Gov. Lincoln Chafee has proposed $43 million in cuts to the state's Medicaid program. That's the program that provides health insurance for the poor and disabled. And it's recently been expanded under Obamacare.
In less than 20 years, a quarter of the state’s population will be older than 60. Rhode Island Public Radio is looking at this growing demographic in a series we call “The Silver Boom: Aging in Rhode Island.”
Rhode Island Public Radio’s Bradley Campbell talked with Warwick’s, Ken Fish. He’s spent most of his life in Rhode Island, and is a leader for gay rights. They started their conversation examining how has life changed for the gay community over the decades.
In less than 20 years, a quarter of the state’s population will be older than 60. Rhode Island Public Radio is looking at this growing demographic in a series we call “The Silver Boom: Aging in Rhode Island.” Weekend Edition Host Bradley Campbell sat down with the Program Coordinator at Sage Rhode Island, Sally Hay, to talk about issues facing the aging gay and lesbian community.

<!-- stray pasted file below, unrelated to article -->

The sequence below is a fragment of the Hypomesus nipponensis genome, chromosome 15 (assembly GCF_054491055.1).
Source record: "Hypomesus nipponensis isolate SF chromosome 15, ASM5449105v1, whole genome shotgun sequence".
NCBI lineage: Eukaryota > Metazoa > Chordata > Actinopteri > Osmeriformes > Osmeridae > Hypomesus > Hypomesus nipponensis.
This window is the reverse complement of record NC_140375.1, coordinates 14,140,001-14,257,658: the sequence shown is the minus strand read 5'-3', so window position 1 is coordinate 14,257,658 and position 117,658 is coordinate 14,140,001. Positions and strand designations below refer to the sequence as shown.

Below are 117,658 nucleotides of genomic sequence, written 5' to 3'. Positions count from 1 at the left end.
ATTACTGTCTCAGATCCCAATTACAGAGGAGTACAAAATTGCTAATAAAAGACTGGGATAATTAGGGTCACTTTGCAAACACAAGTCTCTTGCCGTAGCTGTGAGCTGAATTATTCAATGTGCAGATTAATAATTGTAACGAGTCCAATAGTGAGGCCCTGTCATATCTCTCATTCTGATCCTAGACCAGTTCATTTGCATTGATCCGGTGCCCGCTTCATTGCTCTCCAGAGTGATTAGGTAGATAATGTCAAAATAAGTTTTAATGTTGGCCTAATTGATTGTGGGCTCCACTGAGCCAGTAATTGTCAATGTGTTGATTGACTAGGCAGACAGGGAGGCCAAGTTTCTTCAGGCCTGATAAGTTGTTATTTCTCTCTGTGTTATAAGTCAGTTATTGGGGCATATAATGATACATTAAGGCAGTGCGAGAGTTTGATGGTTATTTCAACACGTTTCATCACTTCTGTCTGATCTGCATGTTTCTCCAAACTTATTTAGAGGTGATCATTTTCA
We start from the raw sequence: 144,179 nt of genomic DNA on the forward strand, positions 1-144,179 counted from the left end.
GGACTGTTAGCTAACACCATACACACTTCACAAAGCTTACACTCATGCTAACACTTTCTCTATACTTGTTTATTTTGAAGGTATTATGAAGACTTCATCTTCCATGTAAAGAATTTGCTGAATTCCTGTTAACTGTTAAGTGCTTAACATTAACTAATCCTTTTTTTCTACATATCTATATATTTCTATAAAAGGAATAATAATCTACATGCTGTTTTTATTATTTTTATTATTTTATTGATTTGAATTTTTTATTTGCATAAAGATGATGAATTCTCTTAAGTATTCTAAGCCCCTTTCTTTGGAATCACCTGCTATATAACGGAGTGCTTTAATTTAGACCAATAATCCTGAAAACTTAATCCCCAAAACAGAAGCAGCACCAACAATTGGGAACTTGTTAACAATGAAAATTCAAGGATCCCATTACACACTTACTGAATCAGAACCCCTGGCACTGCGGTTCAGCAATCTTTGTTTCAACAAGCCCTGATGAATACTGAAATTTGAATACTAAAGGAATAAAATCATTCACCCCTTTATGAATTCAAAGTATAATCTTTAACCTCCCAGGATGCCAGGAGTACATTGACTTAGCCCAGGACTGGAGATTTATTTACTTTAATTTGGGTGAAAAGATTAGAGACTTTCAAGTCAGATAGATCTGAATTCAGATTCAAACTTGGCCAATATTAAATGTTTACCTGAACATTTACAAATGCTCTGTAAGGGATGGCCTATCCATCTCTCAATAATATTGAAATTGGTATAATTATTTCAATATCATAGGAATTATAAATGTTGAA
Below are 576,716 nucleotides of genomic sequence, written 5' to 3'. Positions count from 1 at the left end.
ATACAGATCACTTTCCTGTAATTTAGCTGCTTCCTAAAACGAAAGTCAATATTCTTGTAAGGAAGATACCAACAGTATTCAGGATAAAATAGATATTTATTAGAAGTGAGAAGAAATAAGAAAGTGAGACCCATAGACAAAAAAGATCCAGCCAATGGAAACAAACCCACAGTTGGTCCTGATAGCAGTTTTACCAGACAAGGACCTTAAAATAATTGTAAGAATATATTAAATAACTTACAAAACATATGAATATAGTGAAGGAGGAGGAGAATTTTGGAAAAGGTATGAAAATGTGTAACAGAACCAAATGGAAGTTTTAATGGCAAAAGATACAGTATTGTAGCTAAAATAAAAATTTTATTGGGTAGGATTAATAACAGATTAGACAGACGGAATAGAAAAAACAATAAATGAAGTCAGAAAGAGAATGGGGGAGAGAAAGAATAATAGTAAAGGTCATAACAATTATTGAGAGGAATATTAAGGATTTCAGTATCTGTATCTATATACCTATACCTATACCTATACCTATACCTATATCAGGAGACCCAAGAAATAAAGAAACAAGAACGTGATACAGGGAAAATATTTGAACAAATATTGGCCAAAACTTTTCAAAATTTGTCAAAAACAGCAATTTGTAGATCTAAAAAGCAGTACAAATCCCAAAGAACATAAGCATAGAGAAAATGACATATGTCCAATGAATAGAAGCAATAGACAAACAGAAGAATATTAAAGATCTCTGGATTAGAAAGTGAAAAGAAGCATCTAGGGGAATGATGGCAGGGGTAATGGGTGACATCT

Explore more stories in our series, The Silver Boom: Aging in Rhode Island.
A Brown University PhD student in epidemiology, Beth Lacy, is 28 years old. That means she’s a long way from retirement and plans to be working for decades to come. But the debate over the future of Medicare and Social Security is on Lacy’s mind even when she makes one of her regular coffee stops at the Cable Car Café in Providence.
In less than 20 years a quarter of the state's population will be older than 60. In a series we call "The Silver Boom: Aging in Rhode Island," we're looking at how the state will take care of this expanding older population .. and how it can benefit from it. In this installment, we travel to Cranston to look at the state’s aging prison population.
Rhode Island's prison population is aging. Should we release old and frail prisoners? Should we keep them in special nursing homes for prisoners? Let us know what you think and why in the comments section below.